The Future of Fraud Prevention:

No More Binary Policies

By Pedro Ramos, Chief Revenue Officer, Appriss Retail

With shrink and retail loss on the rise, what should retailers do to stem the tide? Eliminating binary policies and increasing the use of AI within loss prevention strategies are two key ways as retailers take serious steps toward developing stronger fraud prevention plans.

According to a report from the National Retail Federation (NRF) and Appriss Retail, shrink totaled $112 billion in retail losses in 2022, up from $93 billion the year before. Additionally, the report added that theft represented nearly two-thirds of total shrinkage and that fraudulent behavior is becoming more sophisticated. 

Case in point, in 2023, card-not-present fraud accounted for nearly $9.5 billion in U.S. losses, and incidents of return fraud and abuse surged from 10.2% to 13.7% in 2022, per an NRF report. Retailers sit at a pivotal point and must address fraud prevention today to protect tomorrow’s profits.

Retail Shrink results in a staggering $100+ billion in retail losses. Theft represents nearly two-thirds of total shrinkage and that fraudulent behavior is becoming more sophisticated.

- Pedro Ramos, Chief Revenue Officer, Appriss Retail

Remove binary policies and deliver more personalized strategies

Leveraging AI in exception-based reporting

Loss prevention policies can be tricky. On one hand, retailers need to do all they can to protect goods and profits but, they also don’t want to create policies that ostracize loyal shoppers.

Oftentimes, binary policies, or strict rules-based regulations around purchases in-store and online, as well as returns processes, can upset loyal consumers. Enforcing a limited returns window or not accepting a return without a receipt are examples of binary policies.

The rules don’t factor in subtle nuances with each transaction. A hardline policy treats all returns and transactions the same, but that policy can alienate some loyal shoppers by lumping them in with consumers who exhibit red flags. 

Similarly, when retailers put controls in place that stop a transaction at a staffed lane due to a rules-based policy, they frequently just cause inconvenience to the shopper. What is meant to be a control — such as requiring a manager to review a purchase — usually just ends up slowing down the buying process and not stopping fraud.  

For retailers looking for fraud or other shrink-related issues, the initial work begins with reading through tons of data for anomalies that are indicative of fraud or other margin-eroding issues. Exception-based reporting (EBR) helps streamline the process and identify problems early.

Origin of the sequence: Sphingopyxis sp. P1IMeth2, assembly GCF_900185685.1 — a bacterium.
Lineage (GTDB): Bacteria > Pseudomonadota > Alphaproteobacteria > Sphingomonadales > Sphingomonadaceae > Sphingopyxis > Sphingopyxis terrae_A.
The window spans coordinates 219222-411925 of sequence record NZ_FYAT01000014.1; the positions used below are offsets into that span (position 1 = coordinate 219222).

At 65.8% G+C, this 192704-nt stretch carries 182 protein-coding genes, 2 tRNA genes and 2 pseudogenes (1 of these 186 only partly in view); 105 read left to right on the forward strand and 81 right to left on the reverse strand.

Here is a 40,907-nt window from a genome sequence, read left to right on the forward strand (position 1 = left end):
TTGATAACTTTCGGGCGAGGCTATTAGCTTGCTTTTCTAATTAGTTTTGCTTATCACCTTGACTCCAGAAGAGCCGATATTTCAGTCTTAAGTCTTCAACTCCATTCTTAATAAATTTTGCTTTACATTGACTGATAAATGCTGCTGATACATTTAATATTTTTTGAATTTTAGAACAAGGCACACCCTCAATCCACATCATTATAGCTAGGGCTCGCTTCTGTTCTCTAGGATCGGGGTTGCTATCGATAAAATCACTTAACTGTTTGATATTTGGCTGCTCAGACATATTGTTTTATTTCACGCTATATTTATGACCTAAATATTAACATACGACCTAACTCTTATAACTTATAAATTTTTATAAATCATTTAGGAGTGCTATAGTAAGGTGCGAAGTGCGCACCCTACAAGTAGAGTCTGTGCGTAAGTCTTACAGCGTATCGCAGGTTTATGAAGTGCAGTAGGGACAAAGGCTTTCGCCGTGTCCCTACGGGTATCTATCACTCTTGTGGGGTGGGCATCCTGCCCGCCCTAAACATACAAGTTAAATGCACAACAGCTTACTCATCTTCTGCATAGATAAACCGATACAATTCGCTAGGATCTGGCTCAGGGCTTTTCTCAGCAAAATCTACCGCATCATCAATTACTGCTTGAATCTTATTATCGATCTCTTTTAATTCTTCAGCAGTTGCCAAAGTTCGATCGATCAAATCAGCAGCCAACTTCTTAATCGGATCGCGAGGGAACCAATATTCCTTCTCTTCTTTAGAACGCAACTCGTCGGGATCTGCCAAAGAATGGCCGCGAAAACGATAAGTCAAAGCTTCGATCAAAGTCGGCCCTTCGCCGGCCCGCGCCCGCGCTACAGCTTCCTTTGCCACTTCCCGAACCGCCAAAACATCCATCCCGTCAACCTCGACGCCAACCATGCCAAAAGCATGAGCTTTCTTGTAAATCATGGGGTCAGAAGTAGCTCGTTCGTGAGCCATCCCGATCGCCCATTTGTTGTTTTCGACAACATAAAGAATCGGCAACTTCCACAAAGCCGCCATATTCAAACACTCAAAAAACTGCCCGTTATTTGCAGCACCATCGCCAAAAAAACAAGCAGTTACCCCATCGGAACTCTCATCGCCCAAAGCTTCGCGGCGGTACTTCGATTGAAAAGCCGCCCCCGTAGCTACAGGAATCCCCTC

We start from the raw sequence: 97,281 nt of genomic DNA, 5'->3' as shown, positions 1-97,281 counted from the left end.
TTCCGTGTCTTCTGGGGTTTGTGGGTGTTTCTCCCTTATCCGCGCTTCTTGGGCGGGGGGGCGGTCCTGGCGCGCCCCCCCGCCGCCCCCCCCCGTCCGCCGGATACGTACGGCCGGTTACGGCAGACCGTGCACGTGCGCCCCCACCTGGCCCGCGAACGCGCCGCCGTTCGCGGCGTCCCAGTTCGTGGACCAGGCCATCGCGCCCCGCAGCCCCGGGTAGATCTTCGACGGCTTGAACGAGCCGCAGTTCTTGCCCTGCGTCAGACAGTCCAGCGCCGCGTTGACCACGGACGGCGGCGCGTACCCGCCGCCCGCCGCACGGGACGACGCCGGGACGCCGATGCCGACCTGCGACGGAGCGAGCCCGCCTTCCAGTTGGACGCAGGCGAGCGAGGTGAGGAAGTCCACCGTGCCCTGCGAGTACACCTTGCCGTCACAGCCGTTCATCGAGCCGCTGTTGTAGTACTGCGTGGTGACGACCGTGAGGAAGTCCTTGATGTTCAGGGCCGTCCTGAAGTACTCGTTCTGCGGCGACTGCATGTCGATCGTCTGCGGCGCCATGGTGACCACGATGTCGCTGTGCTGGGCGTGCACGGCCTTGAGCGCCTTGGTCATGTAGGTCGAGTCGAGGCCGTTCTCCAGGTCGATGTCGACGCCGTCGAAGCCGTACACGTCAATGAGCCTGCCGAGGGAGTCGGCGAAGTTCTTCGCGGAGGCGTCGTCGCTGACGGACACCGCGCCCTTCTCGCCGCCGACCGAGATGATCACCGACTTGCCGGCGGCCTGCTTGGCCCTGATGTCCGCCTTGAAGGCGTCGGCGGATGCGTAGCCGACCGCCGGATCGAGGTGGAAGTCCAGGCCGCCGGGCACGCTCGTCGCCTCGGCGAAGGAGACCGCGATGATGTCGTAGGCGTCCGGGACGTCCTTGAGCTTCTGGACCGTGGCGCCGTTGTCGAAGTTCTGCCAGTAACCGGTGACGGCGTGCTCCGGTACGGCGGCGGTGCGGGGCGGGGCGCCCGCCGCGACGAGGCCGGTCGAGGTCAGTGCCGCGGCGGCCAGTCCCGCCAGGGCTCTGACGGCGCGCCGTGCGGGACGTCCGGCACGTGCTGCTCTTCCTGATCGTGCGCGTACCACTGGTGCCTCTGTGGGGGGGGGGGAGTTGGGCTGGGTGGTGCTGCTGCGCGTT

One challenge is the level of expertise required to get the maximum value from an EBR system. Another challenge is the application remains largely dependent on the user’s bias toward certain behaviors, ignoring emerging behaviors that may be far more valuable.

Today, AI-enabled EBR systems take the process to a whole new level. For example, where the application may identify issues leveraging AI, it presents the user with an additional set of correlating behaviors that shed more light on the problem. 

Identifying anomalies across all go-to-market channels

Moving towards real-time loss prevention

Consumers engage with retailers in an omnichannel world. So why are retailers implementing single-channel solutions which provide a limited view of the consumer and the associate to stop omnichannel issues? To stop fraud and abuse in all channels, the solutions need to integrate all online and in-store, or integrate with other solutions that fill in the gaps.

In the EBR example above, the retailer needs to integrate in-store, digital, and other transactional systems into the application to leverage the full benefits that AI can deliver. Integrating only the point-of-sale system limits the value the application can bring and leaves doors open. Another example: video AI applications are very effective at preventing self-checkout fraud, but they, too, should be integrated into the EBR system to provide the nuances that may inform future deployment strategies or design. Using an EBR application as the control point, retailers remove all barriers from the transaction, improving labor utilization and the consumer experience.

The next phase of fraud prevention is in the use of AI for real-time applications. Reporting solutions are effective at identifying trends and behaviors that require attention, but the real loss prevention comes when retailers can stop them as they happen.

Refund fraud and abuse continues to grow across all channels along with claims and appeasements fraud. These can be addressed with applications that use AI to create consumer-specific risk models that will stop the transaction in real-time. This not only eliminates the loss at its root cause but also provides a better experience for the in-store associate and consumers.

AI can adjust to different types of behaviors and adjust based on the retail vertical. For example, wardrobing is conducted more often with fashion retailers. Just like there are several forms of fraud, consumers vary, too, with some posing more challenges in-store, online, or at specific types of retailers. There are nuances to understand to best protect against fraud. This provides retailers with the ability to better understand a consumer’s behavior and provide the best experience while controlling risk.

Prepare for the future of fraud prevention now

AI is at a point where it can provide real-life applications and drive value. As it matures and expands to a broader set of use cases, the retailer can expect better results in all areas of the business as a result. But for that to happen, the foundation of good data, integrated technologies, and strategic planning needs to take place. Otherwise, the AI applications will be just another point solution.

MAY 2024